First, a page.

Junmai (JOON-mai): Junmai is pure rice Sake. Nothing is used in its production except rice, water, yeast, and koji (that magical mold that converts the starch in the rice into fermentable sugars). Junmai is brewed WITHOUT any addition of distilled alcohol. Now why would you add distilled alcohol to sake? Because cheaper, faster. Instead of allowing the rice starch ferment naturally – lower grades of Japanese sake will include added distilled alcohol. Junmai is premium sake with no added distilled alcohol. Generally a bit heavier and fuller in flavor than other types of Sake, with slightly higher acidity. Goes well with a wide range of food. Must have rice grains polished to at least 70%, meaning the outer 30% of each rice grain has been polished away.

Gingo (GEEN-joe): Super premium sake and special practices must be followed to make it, including higher milling rates, the use of special rice and yeast, longer fermentation periods, and many other labor-intensive brewing processes.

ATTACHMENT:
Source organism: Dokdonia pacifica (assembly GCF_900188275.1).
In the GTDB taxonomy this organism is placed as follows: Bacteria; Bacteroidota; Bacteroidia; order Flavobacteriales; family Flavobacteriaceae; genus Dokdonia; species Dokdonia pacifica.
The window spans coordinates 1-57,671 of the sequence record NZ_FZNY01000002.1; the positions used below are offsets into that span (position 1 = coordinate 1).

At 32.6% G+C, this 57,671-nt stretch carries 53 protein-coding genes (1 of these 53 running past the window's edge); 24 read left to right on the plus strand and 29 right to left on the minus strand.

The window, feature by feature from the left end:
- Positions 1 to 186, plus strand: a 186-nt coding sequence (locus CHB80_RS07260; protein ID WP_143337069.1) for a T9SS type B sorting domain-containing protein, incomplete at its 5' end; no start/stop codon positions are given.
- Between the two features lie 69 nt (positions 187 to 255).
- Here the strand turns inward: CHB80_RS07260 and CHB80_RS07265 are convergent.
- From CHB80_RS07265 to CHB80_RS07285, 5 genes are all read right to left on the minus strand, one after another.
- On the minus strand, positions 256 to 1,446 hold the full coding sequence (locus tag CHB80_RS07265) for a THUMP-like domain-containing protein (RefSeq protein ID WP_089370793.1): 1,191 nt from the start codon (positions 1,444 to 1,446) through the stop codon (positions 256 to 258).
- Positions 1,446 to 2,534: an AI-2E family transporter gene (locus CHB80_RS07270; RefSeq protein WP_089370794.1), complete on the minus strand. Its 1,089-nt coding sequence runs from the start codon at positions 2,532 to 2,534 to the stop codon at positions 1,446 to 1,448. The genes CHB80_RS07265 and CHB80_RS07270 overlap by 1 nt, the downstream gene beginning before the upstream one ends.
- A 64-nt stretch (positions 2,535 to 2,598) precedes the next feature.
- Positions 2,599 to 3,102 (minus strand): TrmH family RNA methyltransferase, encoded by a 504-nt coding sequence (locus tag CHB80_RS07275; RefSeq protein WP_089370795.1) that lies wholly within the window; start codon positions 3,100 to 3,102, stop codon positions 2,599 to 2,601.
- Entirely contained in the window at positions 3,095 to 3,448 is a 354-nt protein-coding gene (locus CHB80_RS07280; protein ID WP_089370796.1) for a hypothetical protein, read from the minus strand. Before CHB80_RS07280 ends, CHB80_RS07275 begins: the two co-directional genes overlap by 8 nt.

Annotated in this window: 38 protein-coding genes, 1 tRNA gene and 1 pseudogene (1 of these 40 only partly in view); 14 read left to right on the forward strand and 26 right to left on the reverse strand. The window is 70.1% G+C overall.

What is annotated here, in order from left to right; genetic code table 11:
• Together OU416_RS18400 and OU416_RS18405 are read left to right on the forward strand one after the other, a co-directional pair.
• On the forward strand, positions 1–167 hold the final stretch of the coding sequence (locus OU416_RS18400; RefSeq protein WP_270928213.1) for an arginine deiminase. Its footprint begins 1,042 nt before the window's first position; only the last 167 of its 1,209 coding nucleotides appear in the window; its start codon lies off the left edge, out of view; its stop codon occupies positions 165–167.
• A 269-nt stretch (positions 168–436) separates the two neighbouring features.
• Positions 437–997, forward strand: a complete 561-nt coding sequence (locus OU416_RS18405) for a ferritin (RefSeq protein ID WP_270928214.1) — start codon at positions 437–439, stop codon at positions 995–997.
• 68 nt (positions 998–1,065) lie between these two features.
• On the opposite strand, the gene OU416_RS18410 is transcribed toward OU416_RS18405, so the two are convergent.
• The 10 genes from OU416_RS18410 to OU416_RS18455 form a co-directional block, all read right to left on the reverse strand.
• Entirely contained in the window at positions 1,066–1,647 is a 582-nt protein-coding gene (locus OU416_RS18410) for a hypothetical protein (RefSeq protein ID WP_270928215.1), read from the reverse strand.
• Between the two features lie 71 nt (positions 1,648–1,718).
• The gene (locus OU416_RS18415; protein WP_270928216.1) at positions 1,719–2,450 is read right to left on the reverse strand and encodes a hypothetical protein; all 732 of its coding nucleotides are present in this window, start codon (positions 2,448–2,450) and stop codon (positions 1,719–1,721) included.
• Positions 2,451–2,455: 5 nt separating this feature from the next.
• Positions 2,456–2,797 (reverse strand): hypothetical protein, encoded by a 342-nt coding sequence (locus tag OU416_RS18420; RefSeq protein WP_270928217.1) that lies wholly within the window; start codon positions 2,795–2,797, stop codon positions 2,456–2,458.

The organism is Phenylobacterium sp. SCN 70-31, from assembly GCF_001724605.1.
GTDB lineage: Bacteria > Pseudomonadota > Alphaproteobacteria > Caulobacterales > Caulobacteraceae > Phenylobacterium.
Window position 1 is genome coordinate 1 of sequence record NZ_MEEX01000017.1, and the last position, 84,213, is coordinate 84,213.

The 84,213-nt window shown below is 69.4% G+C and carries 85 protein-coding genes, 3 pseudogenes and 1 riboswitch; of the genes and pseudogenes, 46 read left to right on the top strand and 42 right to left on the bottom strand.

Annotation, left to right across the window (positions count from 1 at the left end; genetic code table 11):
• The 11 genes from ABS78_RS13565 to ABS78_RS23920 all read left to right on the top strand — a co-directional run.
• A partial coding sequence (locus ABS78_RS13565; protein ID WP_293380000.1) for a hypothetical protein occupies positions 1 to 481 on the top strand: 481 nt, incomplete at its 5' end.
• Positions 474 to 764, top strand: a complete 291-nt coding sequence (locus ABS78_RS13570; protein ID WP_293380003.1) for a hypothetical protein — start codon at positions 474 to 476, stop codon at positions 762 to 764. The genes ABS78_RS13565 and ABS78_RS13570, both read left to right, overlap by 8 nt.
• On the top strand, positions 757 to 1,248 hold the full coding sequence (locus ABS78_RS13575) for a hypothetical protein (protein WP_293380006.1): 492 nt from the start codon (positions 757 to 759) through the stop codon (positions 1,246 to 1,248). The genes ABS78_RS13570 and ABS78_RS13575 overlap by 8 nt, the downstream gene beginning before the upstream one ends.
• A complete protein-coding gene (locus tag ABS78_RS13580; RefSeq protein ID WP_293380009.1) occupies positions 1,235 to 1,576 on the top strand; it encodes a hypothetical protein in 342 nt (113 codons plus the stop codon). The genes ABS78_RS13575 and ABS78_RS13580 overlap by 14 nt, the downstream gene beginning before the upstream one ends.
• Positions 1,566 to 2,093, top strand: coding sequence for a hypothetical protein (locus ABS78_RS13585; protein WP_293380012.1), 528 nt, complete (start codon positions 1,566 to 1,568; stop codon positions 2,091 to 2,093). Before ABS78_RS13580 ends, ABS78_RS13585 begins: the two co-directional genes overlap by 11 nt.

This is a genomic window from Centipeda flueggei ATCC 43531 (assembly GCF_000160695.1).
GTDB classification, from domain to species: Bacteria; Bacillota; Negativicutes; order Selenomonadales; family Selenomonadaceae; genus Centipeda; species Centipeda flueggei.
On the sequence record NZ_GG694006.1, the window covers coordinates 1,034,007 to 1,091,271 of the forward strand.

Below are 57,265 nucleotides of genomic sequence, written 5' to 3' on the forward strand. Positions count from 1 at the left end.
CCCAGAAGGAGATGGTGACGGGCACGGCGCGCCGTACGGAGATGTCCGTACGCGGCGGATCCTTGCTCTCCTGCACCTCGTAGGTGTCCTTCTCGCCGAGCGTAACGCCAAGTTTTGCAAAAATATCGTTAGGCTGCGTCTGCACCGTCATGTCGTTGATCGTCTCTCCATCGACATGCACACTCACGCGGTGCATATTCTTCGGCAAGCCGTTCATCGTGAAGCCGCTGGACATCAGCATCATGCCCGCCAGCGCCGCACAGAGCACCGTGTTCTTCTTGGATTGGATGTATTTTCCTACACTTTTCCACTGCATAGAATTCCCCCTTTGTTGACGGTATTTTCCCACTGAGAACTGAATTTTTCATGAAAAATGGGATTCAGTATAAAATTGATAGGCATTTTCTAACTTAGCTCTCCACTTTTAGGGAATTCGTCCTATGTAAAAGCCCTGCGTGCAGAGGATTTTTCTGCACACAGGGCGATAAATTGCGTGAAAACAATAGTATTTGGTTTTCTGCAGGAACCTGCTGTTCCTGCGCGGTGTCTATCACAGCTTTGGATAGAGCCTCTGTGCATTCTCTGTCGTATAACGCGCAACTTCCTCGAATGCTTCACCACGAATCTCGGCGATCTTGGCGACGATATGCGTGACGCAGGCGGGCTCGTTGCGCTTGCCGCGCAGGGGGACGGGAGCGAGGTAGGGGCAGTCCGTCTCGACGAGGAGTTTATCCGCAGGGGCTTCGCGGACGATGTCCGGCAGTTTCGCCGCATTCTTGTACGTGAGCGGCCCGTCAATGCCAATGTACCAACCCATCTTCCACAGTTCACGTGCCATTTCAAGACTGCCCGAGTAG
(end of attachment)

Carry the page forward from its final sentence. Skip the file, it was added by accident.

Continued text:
Daiginjo (die-GEEN-joe): Even a more painstaking brewing process than Ginjo, which results in Sake that is even lighter and more fragrant and fruity than a typical Ginjo. Must use rice milled to at least 50%. Often, Daiginjo goes as far as using rice milled to 35% (65% of the kernel polished away!).

So you can combine “Junmai” with “Ginjo” and “Daiginjo” == or use the words independently.

japanese-sake-junmai-labels-2862 Junmai (no distilled alcohol added, milled to 70% of grain- i.e. 30% polished away)

japanese-sake-junmai-labels-2865 Junmai Ginjo (no distilled alcohol added, milled to at least 60% of grain)

japanese-sake-junmai-labels-2863 Junmai Daiginjo (the very very best, no distilled alcohol added, milled to at least 50% of grain)